The Uttar Pradesh government tried Pro-Poor Tourism in Varanasi – an initiative that uses Tourism as a strategic tool to alleviate poverty among local communities – but for the youth, the struggle remains the same.
Be it India’s Taj Mahal, the great wall of China or the amazing wildlife of Africa, Tourism is much more than just a holiday activity. International travellers seeking authentic cultural experiences are flocking to developing countries with promising destinations, making tourism the world’s largest voluntary transfer of resources from rich people to poor people. Tourism boards of such countries are also delighted to see you bring your tourist dollars into their territory.
Impact of Tourism on the residents of Varanasi
Assi ghat, on the banks of meandering Holy Ganges, enchanting tourists, researchers and pilgrims with its rich historical significance, is where most people depend on tourism to make their living. Many local communities are trying really hard to work their way out of poverty.
Tourism accounts for nearly 10% of India’s GDP and is the third largest foreign exchange earner. One advantage of the Tourism industry is that it creates job opportunities for even unskilled workers, says Avinash Mishra, Joint Director, UP Tourism.
What’s preventing the flow of money towards vulnerable local communities?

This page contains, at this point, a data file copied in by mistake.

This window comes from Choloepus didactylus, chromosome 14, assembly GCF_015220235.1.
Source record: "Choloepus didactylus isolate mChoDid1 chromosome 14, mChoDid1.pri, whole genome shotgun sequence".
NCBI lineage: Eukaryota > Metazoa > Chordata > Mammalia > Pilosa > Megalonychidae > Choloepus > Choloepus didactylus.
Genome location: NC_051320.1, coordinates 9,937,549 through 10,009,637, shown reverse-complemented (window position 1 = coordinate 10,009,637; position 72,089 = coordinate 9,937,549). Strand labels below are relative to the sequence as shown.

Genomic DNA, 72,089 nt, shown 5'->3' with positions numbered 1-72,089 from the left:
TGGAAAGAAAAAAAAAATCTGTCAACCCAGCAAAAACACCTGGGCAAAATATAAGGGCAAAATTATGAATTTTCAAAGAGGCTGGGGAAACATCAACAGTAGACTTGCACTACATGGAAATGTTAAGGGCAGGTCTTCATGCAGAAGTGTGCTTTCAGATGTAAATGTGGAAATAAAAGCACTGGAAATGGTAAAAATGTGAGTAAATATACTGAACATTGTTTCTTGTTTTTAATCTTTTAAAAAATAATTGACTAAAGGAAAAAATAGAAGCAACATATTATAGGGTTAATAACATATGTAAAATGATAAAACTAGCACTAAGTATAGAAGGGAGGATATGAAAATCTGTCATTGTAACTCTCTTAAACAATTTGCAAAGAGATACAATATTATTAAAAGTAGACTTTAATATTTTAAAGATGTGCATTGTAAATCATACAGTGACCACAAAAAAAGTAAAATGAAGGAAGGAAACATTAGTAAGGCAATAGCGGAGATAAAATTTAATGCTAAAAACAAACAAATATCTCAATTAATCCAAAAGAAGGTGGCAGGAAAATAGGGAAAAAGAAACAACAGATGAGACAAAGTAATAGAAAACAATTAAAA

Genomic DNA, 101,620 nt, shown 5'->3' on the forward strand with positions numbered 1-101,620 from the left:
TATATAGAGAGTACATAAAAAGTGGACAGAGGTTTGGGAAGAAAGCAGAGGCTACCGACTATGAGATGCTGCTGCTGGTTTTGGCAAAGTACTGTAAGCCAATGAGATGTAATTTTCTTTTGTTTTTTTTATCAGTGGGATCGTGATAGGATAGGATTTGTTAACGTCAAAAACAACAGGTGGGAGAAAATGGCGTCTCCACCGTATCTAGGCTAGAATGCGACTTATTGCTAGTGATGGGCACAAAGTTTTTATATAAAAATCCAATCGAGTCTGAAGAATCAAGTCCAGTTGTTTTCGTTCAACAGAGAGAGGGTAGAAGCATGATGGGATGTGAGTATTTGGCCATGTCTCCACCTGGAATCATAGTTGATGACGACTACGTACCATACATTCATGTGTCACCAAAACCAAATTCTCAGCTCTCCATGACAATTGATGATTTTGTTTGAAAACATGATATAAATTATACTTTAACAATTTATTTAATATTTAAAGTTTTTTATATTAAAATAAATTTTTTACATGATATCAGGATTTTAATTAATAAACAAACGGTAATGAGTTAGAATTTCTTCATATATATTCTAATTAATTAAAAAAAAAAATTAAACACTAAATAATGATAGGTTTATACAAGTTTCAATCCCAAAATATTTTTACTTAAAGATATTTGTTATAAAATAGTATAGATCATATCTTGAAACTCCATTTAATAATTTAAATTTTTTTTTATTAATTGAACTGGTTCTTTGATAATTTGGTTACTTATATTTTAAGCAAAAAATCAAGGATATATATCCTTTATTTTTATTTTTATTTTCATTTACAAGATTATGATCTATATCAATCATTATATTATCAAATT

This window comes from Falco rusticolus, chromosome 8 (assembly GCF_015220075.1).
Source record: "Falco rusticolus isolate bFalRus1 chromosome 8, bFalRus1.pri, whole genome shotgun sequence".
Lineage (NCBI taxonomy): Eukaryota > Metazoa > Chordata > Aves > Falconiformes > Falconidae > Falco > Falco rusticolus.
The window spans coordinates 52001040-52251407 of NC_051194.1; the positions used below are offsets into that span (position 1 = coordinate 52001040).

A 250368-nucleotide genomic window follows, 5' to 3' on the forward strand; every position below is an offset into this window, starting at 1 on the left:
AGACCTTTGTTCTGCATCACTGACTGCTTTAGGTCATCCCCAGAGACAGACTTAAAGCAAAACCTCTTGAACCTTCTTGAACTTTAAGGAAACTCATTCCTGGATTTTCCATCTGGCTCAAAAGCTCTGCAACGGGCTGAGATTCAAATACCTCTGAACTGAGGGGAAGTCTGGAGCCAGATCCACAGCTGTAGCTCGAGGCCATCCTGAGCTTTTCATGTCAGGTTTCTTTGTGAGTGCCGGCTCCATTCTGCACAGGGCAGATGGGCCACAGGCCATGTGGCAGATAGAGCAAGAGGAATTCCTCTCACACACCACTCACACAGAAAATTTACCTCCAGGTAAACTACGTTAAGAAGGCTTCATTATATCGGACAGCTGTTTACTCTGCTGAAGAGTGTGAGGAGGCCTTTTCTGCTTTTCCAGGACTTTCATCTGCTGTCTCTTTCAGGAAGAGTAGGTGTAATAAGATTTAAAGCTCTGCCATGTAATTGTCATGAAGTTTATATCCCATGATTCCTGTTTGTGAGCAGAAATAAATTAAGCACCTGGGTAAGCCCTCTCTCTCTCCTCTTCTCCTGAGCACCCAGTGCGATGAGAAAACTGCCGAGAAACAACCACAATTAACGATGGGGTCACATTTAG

Be that as it may, a few specialists are more disparaging, stating that tourism’s part in soothing the fear of poverty is exaggerated: that it creates only menial, occasional employment opportunities and fundamentally benefits the talented elites. ‘Pro-poor’ tourism is the prime concern of UP Tourism Policy of 2016. In any case, Mishra says that the 2016 arrangement archive has at present been put on hold.
In Varanasi, almost 50% of the international travellers choose vacation packages, for example, Thomas Cook. As such, a large number of the benefits of tourism will never reach the vulnerable residents. Independent travellers are more helpful to local communities. It is difficult to regulate private sector development, says Mishra.
Pro-Poor tourism helps developing countries improve the local economy for local people. For Avinash Mishra, joint chief of Uttar Pradesh Tourism, Pro-poor Tourism implies building abilities for those in the area.
Value chain analysis describes the full scope of activities required to bring merchandise or services from conception to completion. It helps to recognize which activity is important to the government and in deciding whether to invest in skills development, marketing or strengthen local food supply chains.
However, Government intervention has always had its own issues. Instead of promoting general economic fairness, there are chances of corruption which leaves local people no choice but adapt to the poor quality of life.
This leaves us with a few questions – is pro-poor tourism the way to go? And does it really help?